Mama Said There’d Be Days Like This

Sara Jensen

You held a rock up to your ear tonight, 2 miles down the dirt road at the lake house and put your finger up, signaling me to be quiet while you talked to the person on the other end of the phone. I paused, waiting to hear who you were talking to and when I finally did you told me that you were talking to your mother.

I hope that when you read this later, you can understand a little bit how my heart hurt when you said this. You looked up to me, with your tiny voice and sweet face and told me that your mother was “nice now”. That she was “ready to take care of you”. And my heart hurt so much worse after you said this.

I sat down on the porch floor and you told me that Ariel the mermaid was calling for me and handed me my own rock phone and you walked away.

Later while brushing our teeth, you told me to get out of your space and that you didn’t want to sit on my lap. When your brother saw an opportunity to sit on my lap, he did. You quickly tried to push him out of the way and I explained to you that you had asked for space and that your brother could sit on my lap too. You cried. Your brother lost interest and slid down off my legs and I lifted you up as soon as I could and asked you what you were so sad about.

You wanted to know why your mother wasn’t better yet. Looking at your sweet 4-year-old face, I knew all the words that were so easy to say weren’t because they were too hard for you, too punishing and I had to think of a better way to tell you.

It was hard. It was so hard. You cried so much, I felt so bad. I would feel worse not telling you the truth, though.

“No matter how nice she is, or how much better she is she can never take care of you again.”

“Why?” you are sobbing. I am trying not to sob, I am trying every day not to be so so insanely angry for you.

“Because the social workers, the police officers and the judges all say that she can’t take care of you. I’m sorry baby, I’m so sorry. I can’t do anything about her, the only thing I can do what the social workers, the police officers and the judges told me to do and that is to take care of you.”

“I want to live with her, I want her to take care of me.”

“She can’t take care of you. Ever. She will never be able to take care of you. Even though she loves you. She can’t ever take care of you.”

“She can get better.”

“Honey, we don’t even know where she is.”

“She’s at the hospital.”

“Baby, she left the hospital.”

“Why?” Sobbing.

“Because she didn’t want to listen to the doctors. She didn’t want to get better.”


“Because her Mama didn’t teach her to make good choices. She doesn’t know how to make good choices.”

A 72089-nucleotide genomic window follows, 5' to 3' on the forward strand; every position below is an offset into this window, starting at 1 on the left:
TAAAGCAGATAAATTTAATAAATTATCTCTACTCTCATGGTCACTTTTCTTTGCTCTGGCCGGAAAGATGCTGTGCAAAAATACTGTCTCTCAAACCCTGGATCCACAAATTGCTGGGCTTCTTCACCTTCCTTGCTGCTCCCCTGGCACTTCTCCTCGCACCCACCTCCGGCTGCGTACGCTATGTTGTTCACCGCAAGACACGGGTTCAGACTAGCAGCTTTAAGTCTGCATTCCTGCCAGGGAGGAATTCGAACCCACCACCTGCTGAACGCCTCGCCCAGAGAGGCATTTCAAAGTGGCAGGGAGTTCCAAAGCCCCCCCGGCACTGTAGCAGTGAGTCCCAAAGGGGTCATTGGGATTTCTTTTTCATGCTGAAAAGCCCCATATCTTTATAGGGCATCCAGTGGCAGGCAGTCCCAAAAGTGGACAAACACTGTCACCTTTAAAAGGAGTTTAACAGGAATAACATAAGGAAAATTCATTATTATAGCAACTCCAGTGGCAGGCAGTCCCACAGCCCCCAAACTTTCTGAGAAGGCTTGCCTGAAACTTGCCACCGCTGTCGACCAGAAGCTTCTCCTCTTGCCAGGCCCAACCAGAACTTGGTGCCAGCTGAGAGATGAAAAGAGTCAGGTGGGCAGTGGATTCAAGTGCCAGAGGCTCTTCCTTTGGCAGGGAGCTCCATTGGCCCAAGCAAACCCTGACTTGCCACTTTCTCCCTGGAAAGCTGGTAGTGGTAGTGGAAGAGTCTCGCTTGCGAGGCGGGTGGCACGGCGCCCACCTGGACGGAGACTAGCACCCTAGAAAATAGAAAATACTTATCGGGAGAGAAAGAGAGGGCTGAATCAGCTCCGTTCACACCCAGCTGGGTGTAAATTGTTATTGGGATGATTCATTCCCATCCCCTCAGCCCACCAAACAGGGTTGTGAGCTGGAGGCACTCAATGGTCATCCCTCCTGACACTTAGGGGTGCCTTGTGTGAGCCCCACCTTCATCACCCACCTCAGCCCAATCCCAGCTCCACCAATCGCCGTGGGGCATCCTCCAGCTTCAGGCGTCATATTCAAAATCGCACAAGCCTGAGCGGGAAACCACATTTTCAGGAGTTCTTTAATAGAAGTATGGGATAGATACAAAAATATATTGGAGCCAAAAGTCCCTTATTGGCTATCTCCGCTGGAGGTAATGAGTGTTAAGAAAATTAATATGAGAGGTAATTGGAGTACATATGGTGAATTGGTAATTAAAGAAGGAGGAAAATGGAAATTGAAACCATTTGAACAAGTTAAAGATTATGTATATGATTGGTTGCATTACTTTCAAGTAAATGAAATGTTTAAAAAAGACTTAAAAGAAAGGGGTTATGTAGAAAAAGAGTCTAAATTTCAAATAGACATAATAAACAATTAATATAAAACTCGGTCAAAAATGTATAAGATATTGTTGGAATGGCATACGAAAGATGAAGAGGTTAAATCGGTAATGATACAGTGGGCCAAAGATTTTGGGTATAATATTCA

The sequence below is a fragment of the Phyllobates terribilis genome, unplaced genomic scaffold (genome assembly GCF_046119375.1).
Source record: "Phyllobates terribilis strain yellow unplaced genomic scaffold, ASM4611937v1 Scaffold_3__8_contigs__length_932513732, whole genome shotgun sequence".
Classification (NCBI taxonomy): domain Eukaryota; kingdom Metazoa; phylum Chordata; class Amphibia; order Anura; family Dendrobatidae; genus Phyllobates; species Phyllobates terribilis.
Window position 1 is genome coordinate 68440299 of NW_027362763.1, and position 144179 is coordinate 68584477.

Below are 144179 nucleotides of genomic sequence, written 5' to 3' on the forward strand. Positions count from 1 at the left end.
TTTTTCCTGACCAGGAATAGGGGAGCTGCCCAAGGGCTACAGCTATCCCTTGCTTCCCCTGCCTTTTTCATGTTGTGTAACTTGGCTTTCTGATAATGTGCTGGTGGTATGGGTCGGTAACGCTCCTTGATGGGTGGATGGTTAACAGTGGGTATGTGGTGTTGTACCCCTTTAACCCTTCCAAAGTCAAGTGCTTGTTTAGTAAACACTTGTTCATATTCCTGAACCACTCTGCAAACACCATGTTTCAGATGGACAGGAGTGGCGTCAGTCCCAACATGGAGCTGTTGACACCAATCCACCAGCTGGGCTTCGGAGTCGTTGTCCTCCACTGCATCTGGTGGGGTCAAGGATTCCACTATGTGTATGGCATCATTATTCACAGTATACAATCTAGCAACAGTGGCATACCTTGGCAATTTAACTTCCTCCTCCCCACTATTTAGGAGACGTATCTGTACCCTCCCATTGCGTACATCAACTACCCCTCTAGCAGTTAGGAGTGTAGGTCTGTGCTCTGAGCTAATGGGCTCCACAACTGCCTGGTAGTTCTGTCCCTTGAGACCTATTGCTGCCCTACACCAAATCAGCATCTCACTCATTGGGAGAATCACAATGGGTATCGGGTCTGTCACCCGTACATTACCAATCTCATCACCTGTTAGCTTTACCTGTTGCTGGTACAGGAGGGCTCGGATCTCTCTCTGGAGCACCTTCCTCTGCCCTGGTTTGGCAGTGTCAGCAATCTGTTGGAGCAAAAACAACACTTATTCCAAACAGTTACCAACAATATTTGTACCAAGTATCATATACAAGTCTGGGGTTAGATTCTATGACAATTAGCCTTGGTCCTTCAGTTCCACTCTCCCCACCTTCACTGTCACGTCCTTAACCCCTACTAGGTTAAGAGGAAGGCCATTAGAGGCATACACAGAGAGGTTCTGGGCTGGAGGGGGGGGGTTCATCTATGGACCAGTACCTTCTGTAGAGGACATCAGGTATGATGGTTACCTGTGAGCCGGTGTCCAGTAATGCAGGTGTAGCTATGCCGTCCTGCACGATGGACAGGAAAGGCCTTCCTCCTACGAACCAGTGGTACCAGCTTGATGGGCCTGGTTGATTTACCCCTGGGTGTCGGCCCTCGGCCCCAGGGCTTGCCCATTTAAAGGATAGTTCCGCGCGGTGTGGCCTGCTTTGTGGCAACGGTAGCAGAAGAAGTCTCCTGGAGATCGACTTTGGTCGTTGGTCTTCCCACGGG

I’m on the verge of tears. You are so hurt and so small and so lovely. I want you to understand all of the things that I am thinking. I want to be able to erase all the hurt.

You look up at the trees at the lake house. The trees that I always took so much comfort in, the trees that make me feel like my own mother is still alive and near me.

You look up, look at me and tell me that your mother made you sleep beneath the trees. That your mother had no blankets. That your mother had no food for you.

We lock eyes and I say, “Can I ask you a question?”

You say, “Yes.”

“Can I please take care of you? Can I please try to take care of you and be a Mama to you until you don’t  need me to show you how to make good choices?”


So when you read this one day, my girl, my wonderful, brilliant girl. Please know that I loved you, I love you and will always forever love you like my very own because you are. And no matter how mad you get at me for telling you the truth about your birth mom, I hope that you realize I just wanted you to understand and know exactly what was going on. [Click to Tweet]

And yes, we could have had another child on our own easily, we could have just stopped at your brother, but something in our hearts told us to find you. So many people, so many things happened to bring us together.

We feel so lucky every day and even say it to ourselves, that we even were able to lay eyes on you in the first place. Though we never believed in miracles, you are our very first and very own miracle, forever.



when you read this one day, my girl, my wonderful, brilliant girl. Please know that I loved you, I love you and will always forever love you like my very own because you are.

READ THIS NEXTThey Break, You Know

This post was syndicated with permission.

Sara Jensen is a mama, wife, sister, friend, designer, Quaker, foster adopt mother, and T1 advocate living on a tiny island in a big ocean in the PNW. Her book “Be Glad Your Dad” she co-authored with her brother from another mother, Matt Logelin, will be published soon-ish. She insists that she is not a writer. By day (and most nights) you would find her working as the Creative Director for Real Genevieve and running her own design firm Sara Jensen Design.